Recent Saudi MERS cases widely distributed, some have camel and healthcare exposure
In a regular overview of recent MERS-CoV activity in Saudi Arabia, the World Health Organization (WHO) said today that between Dec 9, 2017, and Jan 17 the country reported 20 more cases, 8 of them fatal. Also, it reported a death in a patient covered in one of the WHO's earlier updates.
The latest cases are from 11 areas of the country, and 5 of the 20 had direct or indirect contact with camels, a known risk factor for contracting the disease. Three had consumed camel milk.
Patient ages ranged from 28 to 89 years old. No clusters were reported, and one illness was reported in a health worker, a 37-year-old woman from Riyadh who was asymptomatic and tested positive for the disease on Jan 9. Also, one patient was admitted to the hospital for another condition before MERS-CoV (Middle East respiratory syndrome coronavirus) symptoms began, hinting at a possible healthcare exposure.
Investigations are still underway into the sources of infection for each case, and Saudi Arabia's health ministry is following contacts of known case-patients. The WHO said the latest cases don't change its risk assessment, and so far non-sustained human-to-human transmission has occurred mainly in healthcare settings.
So far, the WHO has received reports of 2,143 lab-confirmed MERS-CoV cases, at least 749 of them fatal. Most are from Saudi Arabia.
Jan 26 WHO MERS-CoV update
Afghanistan reports its first polio case of 2018
In the latest polio developments, Afghanistan has reported a new case of wild poliovirus type 1, its first of 2018, the Global Polio Eradication Initiative (GPEI) said today in its latest weekly update. The illness was reported from the Kama district of Nangarhar province. The patient's symptom onset was Jan 1.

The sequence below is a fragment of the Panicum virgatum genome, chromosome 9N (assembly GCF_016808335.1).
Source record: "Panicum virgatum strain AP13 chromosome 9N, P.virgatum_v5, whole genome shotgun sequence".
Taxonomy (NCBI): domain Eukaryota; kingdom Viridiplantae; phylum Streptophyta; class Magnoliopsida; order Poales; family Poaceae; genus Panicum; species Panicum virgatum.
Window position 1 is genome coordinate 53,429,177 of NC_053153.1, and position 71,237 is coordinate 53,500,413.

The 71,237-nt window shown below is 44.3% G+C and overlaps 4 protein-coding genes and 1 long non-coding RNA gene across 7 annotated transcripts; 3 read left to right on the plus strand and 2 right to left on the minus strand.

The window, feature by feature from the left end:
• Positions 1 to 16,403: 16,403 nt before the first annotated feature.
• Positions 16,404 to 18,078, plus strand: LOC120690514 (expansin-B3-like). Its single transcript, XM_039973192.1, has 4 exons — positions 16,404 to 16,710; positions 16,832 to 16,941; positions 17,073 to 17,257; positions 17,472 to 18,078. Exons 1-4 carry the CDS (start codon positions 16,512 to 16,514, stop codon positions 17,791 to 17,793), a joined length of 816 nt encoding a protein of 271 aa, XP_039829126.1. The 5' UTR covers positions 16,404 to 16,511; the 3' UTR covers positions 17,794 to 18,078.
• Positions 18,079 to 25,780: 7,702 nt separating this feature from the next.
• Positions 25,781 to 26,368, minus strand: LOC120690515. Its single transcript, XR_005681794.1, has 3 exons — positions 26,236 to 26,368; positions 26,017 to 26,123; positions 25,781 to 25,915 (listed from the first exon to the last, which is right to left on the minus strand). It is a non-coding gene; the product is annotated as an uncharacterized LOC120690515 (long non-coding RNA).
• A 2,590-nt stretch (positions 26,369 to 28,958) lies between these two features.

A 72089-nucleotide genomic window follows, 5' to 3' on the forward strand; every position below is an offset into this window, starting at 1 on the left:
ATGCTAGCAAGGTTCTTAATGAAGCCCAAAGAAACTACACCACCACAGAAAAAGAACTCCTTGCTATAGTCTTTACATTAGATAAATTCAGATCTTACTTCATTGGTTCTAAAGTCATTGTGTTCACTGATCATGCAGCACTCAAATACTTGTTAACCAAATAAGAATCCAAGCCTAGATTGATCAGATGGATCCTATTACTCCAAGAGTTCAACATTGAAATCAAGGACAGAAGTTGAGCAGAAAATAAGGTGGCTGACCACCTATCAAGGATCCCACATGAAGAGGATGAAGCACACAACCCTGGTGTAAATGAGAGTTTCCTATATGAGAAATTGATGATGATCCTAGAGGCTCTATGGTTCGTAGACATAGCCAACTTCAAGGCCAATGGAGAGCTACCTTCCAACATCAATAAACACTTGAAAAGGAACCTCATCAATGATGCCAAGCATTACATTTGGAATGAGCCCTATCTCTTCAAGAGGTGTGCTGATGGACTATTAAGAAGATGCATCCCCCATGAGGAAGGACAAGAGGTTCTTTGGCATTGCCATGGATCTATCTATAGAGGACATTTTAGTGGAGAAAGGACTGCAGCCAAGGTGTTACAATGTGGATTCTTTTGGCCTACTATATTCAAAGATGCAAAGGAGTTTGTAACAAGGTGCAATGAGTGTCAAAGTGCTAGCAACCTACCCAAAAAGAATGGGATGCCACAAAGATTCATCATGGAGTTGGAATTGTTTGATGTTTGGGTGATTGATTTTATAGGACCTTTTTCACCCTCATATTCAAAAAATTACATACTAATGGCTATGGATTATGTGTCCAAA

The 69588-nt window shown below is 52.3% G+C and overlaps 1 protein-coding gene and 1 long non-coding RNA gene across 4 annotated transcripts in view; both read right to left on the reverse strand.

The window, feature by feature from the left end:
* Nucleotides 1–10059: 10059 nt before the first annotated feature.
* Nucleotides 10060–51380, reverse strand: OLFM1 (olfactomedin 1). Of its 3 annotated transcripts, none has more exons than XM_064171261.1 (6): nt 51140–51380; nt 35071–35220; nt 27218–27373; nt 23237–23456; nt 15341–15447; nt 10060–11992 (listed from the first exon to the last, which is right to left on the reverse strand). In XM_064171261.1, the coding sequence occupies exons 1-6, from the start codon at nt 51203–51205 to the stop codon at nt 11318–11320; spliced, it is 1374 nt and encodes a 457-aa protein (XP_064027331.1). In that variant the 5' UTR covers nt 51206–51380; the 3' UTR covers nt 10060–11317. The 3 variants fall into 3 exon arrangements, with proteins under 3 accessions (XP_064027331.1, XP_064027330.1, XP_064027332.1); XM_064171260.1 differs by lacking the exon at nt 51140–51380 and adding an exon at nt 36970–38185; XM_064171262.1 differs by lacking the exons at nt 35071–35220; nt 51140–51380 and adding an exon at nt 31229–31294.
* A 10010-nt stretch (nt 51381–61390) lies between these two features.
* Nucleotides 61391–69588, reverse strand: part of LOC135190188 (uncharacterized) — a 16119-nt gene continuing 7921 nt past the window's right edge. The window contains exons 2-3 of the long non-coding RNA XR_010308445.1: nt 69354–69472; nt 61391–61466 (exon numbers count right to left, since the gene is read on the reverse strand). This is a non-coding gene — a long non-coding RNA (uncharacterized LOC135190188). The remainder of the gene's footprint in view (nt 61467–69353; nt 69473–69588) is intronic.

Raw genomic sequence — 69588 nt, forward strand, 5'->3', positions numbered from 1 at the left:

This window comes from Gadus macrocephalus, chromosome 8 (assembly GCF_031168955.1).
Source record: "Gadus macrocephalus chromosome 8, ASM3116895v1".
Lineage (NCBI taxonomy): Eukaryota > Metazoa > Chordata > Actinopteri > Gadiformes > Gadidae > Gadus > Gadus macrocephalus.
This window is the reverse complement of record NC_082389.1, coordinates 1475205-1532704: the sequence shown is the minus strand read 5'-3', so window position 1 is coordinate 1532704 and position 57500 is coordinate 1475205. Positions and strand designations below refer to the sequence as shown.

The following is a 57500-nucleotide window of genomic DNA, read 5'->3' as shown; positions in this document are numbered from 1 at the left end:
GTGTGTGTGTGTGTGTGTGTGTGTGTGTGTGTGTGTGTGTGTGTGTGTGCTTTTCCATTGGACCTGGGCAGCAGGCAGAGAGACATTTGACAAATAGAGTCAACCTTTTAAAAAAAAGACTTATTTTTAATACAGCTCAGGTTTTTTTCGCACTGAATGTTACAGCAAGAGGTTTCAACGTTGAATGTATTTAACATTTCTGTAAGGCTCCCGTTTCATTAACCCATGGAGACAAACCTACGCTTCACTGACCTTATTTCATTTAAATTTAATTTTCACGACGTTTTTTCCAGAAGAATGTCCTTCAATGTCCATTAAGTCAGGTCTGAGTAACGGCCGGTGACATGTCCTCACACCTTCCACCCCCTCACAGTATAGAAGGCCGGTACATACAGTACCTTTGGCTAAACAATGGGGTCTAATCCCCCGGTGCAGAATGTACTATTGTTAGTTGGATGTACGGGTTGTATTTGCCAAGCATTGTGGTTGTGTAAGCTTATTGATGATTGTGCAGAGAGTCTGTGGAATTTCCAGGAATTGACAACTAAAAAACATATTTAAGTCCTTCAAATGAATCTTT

GPEI said the case highlights challenges faced in the last few areas where the virus is still circulating and the importance of vaccinating every last child. A bivalent oral polio vaccine campaign wrapped up in Afghanistan last week, which targeted more than 5 million children.
One new WPV1 environmental sample was reported this week, which was collected in the Kandahar district of Kandahar province.
No new cases were reported from other global polio hot spots. In Syria, the first round of the second phase of the vaccine-derived polio outbreak response was completed on Jan 21.
Jan 26 GPEI update
Nigeria activates EOC to battle Lassa fever outbreak
With a rising number of Lassa fever cases reported from several states, Nigeria has activated its emergency operations center to coordinate the outbreak response, the Nigeria Center for Disease Control (NCDC) said in a Jan 24 statement.
Though the disease is endemic in West Africa, Nigeria has reported 107 suspected cases from 10 states since the start of 2018. NCDC has deployed rapid response teams to the three hardest-hit states: Ebonyi, Ondo, and Edo.
So far, 61 cases have been confirmed, 16 of them fatal. Ten healthcare workers from four states have contracted the virus. Also, NCDC said it is collaborating with several health partners, including the WHO and the US Centers for Disease Control and Prevention.
Lassa fever is an acute virus hemorrhagic illness that is transmitted to humans by contact with food or household items contaminated by rodents that carry the virus.
Jan 24 NCDC statement
Netherlands reports more H5N6 reassortant in wild birds
The Netherlands has reported three more highly pathogenic H5N6 outbreaks, all involving wild birds, according to a notification from the World Organization for Animal Health (OIE).
The outbreaks were reported from three different states, with start dates ranging from Dec 18 to Jan 1.
Locations include wild birds found dead in Gelderland and North Holland provinces mixed nonpoultry species in a backyard setting in South Holland. The virus killed 8 of 32 susceptible birds. At the backyard location, the surviving birds were culled to control the spread of the virus.
The report said the H5N6 subtype is a reassortant linked to H5N8, which this season has turned up in a few Asian countries, as well as some in Europe, including Switzerland, Germany, and the United Kingdom.
Jan 24 OIE report on H5N6 in the Netherlands